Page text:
Also of fraught friendships

Subtle Bodies; The Story of a New Name; At the Bottom of Everything; The Disaster Artist

Subtle Bodies

by Norman Rush (Knopf, $27)

Novelist Norman Rush breathes life into his fictional characters “better than just about any other contemporary writer,” said Rebecca Steinitz in The Boston Globe. The National Book Award winner has done so again with the central couple in his third novel, but the book’s plot is “as flimsy as the Big Chill–esque premise is hoary”: When a group of old school chums gather in 2003 to mourn a friend’s untimely death, they uncover secrets in the deceased’s past.

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The Story of a New Name

by Elena Ferrante (Europa, $18)

“Every so often you encounter an author so unusual it takes a while to make sense of her voice,” said Joseph Luzzi in The New York Times. Italian novelist Elena Ferrante turns out to be just such a writer, and her second book in a trilogy about a rivalrous pair of girlfriends from Naples brims with “intricate plotlines spun like fine thread.” Insights on class and gender abound, but it’s Ferrante’s “quiet, unhurried” tone that hooks the reader. “By the end she has you in tears.”

At the Bottom of Everything

by Ben Dolnick (Pantheon, $25)

The two young men at the center of this novel feel “recognizable, even if their unusual situation is not,” said Drew Toal in A decade after a car accident disrupts their friendship, an underemployed tutor is coaxed into helping his old pal overcome ongoing bouts with guilt by following him to India. Though the plot “goes a bit off the rails,” author Ben Dolnick “perfectly captures” the dynamics of a certain kind of male friendship—one that fades without ever dying.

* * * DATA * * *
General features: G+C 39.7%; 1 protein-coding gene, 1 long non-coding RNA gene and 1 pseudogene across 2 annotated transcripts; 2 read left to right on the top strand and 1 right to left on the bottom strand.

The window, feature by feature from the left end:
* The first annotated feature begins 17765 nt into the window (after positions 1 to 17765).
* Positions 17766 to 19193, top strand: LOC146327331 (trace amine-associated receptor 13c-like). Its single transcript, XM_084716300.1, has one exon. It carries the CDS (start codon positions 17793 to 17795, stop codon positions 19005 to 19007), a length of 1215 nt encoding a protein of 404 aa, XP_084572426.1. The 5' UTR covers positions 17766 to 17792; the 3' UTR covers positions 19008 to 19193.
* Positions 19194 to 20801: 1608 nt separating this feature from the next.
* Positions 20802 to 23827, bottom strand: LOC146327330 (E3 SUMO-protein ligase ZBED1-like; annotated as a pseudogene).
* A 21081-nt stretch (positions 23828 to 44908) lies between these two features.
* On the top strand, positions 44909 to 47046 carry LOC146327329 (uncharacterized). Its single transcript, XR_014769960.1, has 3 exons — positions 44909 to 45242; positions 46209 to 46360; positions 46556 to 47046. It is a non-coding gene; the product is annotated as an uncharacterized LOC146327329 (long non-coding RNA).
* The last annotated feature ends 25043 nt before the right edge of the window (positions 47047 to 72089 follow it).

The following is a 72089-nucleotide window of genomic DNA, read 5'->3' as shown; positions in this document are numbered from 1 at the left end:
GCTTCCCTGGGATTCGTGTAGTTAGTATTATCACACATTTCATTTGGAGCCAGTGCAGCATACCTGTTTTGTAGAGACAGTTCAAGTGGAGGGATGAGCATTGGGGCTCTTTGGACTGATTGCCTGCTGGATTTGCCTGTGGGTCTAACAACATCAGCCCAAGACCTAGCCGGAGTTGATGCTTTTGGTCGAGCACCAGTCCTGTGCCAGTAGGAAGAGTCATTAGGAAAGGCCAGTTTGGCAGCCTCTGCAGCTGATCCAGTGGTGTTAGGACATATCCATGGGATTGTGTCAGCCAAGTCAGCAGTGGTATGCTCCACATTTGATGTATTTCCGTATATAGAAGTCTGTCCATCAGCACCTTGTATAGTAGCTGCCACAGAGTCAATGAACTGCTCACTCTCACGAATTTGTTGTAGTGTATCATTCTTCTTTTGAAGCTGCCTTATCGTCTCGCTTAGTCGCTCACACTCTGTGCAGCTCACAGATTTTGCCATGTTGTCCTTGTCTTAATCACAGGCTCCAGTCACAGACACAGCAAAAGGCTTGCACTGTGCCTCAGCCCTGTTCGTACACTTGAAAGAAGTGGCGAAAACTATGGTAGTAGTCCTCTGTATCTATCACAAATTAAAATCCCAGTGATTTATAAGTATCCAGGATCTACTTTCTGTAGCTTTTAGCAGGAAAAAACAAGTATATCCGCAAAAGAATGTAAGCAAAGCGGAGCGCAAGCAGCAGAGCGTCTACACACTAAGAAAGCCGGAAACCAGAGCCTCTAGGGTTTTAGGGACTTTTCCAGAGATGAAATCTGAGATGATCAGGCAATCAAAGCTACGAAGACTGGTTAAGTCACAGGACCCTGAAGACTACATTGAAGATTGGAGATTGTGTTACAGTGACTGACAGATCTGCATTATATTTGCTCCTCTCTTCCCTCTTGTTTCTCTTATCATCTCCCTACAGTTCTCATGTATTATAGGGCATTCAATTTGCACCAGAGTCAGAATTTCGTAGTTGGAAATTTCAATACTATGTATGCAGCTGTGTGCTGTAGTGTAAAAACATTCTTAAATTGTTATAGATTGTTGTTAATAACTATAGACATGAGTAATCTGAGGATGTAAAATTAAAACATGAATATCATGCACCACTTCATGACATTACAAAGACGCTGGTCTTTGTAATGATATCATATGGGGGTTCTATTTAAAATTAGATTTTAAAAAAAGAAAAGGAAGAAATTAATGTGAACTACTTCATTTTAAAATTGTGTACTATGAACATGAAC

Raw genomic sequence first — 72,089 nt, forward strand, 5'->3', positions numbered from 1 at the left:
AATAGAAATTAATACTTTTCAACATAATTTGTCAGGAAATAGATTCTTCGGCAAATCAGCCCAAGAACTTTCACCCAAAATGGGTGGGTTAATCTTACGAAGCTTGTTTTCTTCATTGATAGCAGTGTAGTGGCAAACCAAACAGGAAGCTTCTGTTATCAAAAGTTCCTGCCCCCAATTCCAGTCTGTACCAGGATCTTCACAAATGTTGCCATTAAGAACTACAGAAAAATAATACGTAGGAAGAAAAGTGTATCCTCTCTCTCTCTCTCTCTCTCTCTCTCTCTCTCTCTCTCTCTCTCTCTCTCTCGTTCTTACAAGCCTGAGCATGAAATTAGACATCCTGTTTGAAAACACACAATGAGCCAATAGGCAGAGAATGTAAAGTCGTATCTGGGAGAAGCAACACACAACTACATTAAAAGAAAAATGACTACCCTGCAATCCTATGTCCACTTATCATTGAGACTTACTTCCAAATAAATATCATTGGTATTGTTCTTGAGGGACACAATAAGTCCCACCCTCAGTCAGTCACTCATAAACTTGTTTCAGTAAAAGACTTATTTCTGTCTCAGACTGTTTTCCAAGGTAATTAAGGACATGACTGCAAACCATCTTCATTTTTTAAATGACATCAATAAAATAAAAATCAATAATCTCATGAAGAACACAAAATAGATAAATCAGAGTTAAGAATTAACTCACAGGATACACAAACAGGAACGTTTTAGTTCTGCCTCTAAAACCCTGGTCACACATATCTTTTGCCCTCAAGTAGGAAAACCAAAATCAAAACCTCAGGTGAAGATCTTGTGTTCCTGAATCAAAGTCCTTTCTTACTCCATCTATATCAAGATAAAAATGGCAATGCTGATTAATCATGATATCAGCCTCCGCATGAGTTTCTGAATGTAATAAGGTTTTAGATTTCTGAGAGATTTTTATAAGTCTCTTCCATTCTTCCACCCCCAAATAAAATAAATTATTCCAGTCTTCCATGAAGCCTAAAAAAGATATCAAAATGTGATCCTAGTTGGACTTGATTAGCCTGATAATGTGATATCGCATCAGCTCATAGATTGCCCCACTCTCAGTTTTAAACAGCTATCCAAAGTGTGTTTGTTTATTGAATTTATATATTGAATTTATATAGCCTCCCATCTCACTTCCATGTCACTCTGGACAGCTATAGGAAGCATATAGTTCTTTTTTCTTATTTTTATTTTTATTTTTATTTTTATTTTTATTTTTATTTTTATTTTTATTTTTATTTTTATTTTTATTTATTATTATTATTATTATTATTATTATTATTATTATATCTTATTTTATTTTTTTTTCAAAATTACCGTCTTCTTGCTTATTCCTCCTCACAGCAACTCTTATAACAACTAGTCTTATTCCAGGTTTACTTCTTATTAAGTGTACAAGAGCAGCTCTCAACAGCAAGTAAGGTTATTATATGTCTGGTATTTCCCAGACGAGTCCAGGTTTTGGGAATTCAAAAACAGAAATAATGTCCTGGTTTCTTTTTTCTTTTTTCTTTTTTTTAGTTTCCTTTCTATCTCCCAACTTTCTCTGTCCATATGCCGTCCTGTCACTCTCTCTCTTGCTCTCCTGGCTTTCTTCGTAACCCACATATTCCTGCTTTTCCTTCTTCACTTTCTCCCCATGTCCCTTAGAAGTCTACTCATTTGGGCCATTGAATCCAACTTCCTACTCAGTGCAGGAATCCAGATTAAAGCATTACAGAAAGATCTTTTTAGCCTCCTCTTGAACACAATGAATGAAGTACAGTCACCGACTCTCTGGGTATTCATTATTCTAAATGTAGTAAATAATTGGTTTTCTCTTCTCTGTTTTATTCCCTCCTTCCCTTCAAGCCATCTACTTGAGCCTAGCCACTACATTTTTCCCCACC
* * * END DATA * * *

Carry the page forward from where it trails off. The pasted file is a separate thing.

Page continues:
The Disaster Artist

by Greg Sestero and Tom Bissell (Simon & Schuster, $26)

The Disaster Artist is “not only the terrifically engaging tale of a bad Hollywood movie, it’s one of the most honest books about friendship I’ve read in years,” said Jim Ruland in the Los Angeles Times. Greg Sestero was once roommates with the director who created an inadvertent cult hit with 2003’s The Room. While Sestero never does sort out if his pal was just a con artist, you won’t fault him for having stayed loyal for too long.

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